We may have a brand new kitchen, but the combination of busy times at work and bone idleness have led to us eating out even more than usual in the last few days. First up was a trip to the Royal China in Canary Wharf, totally on a whim one Friday night on the way home from the office. I've tried a fair few Chinese restaurants in London in recent years, and this is up there with the best, even if they do have slightly mercenary tendencies. Little gems in have included the most aggressive topping up of wine and water glasses on the planet (we once ran up about 12 quid on water as a result), a mysterious extra bottle of wine appearing on the bill and one or two other items of sharp practice (aka "creative billing"), so you need to be on your toes (I wasn't, to my cost, with the extra wine...). But the food is consistently good, and at 6.30 on a sunny Friday evening their outside tables overlooking the river are often too good resist. Being of an adventurous disposition, we went for a couple of items from the chef's specials, which can be found on the inside cover of the menu. This is normal ordering tactics - we're bound to end up there with more conservatives eaters in the near future, so there'll be plenty of opportunities to try the duck and black bean sauce, or whatever. It's not for the faint hearted, though, and on this occasion was only moderately successful... one excellent dish of dover sole pieces in lime and ginger was offset by a much more gloopy belly pork with winter melon (an idiotic choice for a summer's evening, I accept, but we were influenced by the known quality of one of their standard belly pork dishes (with preserved vegetables), which is outstanding). We got through it, more out of stubbornness than enjoyment (15 quid for a plate of pork stew has that effect), then coughed up their 13% service charge, didn't cough up for their offer to add service to service charge (how to piss off your customer rule 1), and headed home. This probably sounds like a pretty grim experience, but on average, the plusses outweigh the minuses (otherwise we wouldn't keep going back). One final word on Royal China is that, in my view, it does the best dim sum in London. They don't take bookings, so if you don't want to wait for an hour or more you usually need to turn up by noon, and if you can find a Chinese-speaking friend to make up a trio all the better. Having someone who can converse clearly with the staff yielded all sorts of delights among the things we'd never ordered as a result of limited, or confusing, menu descriptions, and it also means you don't find yourself trying to cut up the third hot soup dumpling with chopsticks to share between two of you. Well worth a go.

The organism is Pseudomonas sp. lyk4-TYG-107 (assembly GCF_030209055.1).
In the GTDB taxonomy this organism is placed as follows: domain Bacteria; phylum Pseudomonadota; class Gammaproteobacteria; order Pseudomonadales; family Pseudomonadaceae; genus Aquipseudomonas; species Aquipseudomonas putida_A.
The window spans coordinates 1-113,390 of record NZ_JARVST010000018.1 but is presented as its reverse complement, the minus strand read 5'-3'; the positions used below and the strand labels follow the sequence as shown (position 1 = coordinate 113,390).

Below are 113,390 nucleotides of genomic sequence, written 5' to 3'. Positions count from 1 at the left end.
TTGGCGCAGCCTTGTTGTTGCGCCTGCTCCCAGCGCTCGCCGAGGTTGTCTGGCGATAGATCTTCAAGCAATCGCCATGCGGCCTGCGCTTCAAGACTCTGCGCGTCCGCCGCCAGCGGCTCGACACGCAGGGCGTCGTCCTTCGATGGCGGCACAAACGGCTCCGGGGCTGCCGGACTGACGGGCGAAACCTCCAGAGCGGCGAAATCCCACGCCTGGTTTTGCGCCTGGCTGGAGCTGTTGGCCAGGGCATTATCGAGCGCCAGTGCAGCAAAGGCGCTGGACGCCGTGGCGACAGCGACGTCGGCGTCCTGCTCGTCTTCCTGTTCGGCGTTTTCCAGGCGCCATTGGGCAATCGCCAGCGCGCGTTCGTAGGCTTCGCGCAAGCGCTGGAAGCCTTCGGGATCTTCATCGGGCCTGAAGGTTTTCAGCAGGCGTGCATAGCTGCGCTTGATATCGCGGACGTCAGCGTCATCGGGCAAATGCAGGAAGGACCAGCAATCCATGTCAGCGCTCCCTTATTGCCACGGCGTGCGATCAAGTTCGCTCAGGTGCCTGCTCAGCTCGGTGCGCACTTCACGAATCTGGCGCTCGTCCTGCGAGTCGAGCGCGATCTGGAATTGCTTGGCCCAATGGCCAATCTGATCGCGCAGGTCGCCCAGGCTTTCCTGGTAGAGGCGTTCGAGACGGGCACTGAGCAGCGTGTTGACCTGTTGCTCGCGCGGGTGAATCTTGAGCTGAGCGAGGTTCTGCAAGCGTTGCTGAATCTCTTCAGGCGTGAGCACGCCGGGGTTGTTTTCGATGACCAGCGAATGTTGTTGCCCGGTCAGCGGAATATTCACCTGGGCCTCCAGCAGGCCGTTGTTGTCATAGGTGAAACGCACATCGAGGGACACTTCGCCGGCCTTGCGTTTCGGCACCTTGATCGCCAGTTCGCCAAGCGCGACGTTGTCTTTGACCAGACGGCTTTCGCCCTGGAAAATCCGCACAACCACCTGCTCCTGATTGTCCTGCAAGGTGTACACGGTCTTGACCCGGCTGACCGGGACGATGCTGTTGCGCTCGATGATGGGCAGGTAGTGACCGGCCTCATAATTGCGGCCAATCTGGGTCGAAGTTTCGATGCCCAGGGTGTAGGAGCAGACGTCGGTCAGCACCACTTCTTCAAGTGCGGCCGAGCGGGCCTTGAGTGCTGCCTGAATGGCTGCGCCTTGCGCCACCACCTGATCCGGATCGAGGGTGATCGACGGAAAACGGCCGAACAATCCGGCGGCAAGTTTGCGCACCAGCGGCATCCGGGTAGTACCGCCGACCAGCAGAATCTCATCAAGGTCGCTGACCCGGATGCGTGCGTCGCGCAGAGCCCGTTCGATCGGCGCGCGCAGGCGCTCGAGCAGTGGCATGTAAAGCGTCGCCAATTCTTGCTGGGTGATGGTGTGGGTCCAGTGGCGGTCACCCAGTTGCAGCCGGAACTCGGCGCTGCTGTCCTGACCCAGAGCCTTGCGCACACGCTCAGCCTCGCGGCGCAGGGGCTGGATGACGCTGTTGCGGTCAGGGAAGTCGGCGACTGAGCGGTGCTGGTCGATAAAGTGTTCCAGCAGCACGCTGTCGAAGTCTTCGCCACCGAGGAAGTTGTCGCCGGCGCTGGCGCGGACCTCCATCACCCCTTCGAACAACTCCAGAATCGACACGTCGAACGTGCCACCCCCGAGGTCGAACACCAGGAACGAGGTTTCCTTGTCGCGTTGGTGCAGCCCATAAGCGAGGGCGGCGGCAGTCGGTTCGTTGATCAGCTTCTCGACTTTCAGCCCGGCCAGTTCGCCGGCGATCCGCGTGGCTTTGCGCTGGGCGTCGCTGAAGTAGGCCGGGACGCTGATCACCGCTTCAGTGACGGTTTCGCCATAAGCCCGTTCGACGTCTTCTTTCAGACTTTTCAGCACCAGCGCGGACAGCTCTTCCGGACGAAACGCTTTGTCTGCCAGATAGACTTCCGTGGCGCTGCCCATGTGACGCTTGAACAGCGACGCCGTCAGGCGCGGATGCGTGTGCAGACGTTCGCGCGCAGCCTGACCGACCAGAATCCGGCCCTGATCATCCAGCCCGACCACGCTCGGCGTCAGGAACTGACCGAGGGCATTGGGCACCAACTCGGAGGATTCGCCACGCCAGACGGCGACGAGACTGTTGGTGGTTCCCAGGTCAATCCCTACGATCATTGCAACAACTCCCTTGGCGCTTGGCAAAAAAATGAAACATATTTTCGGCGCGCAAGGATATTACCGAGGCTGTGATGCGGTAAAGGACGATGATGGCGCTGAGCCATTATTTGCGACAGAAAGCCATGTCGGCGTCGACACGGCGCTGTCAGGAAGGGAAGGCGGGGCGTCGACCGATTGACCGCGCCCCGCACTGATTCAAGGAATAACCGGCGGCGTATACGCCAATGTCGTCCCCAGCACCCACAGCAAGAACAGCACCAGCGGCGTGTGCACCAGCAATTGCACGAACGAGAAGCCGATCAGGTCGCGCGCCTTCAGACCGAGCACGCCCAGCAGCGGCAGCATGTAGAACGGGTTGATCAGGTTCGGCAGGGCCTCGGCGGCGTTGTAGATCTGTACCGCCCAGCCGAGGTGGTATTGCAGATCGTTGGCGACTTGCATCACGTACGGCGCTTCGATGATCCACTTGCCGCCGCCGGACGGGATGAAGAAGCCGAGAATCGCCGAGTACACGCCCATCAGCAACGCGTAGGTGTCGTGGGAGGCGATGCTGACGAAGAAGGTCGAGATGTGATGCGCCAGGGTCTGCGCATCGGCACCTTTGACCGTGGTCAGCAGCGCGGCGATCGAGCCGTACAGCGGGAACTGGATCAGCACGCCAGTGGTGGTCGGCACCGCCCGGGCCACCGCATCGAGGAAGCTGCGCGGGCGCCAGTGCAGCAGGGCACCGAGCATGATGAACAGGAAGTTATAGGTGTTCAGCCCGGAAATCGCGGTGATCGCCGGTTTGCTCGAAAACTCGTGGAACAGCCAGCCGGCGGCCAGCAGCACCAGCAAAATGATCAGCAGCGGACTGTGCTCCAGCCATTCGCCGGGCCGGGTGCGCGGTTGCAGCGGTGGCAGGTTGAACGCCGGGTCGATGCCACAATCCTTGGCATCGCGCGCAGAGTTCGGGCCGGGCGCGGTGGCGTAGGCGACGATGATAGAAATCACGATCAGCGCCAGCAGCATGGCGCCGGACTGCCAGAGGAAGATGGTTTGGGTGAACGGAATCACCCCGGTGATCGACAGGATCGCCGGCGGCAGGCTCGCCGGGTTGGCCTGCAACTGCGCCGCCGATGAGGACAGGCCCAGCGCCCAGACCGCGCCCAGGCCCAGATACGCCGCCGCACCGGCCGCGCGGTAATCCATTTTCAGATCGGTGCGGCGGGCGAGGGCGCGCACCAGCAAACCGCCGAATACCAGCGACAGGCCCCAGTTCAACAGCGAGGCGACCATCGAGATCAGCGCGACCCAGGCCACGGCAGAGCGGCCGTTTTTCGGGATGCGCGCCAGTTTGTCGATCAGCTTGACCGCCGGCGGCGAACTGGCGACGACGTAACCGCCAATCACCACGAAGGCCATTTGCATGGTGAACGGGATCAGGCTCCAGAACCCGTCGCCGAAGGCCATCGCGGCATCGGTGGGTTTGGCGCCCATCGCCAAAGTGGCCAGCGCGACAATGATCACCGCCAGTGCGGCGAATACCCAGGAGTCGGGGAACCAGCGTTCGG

Where do you go in Canary Wharf if you want to grab a quick supper at 5.3o and then head back into the office for a couple of hours to catch up with all the things you can't do in normal hours because some bloke in Bangalore spends his whole day bombarding you with stupid questions? This was the dilemma faced by Nicola and I on Monday, and what a dilemma it is. Jubillee Place offers Nando's (average chicken in a pointlessly hot sauce), the overrated Tiffinbites and the ever-deteriorating Wagamama, and few other equally uninspiring offerings. The bars are generally too loud; the food too awful. Carluccio's is packed with people from the office. We'd done Itsu a few days earlier, and anyway wanted something more substantial. Chilles looked appalling, Burger King is worse, and so we ended up in Pizza Express. First time for about a year, and it's not getting any better. It's still functional and served the purpose on this occasion, but you still get the feeling that someone's counted the number of olives on the top your pizza, and they're at least an inch smaller than they were a few back. A few days later we had better home-delivered pizza with some friends in Bristol, which says it all really. One plus is that they were serving a really nice Sicilian lemonade, but I expect it'll be several months before I try it again.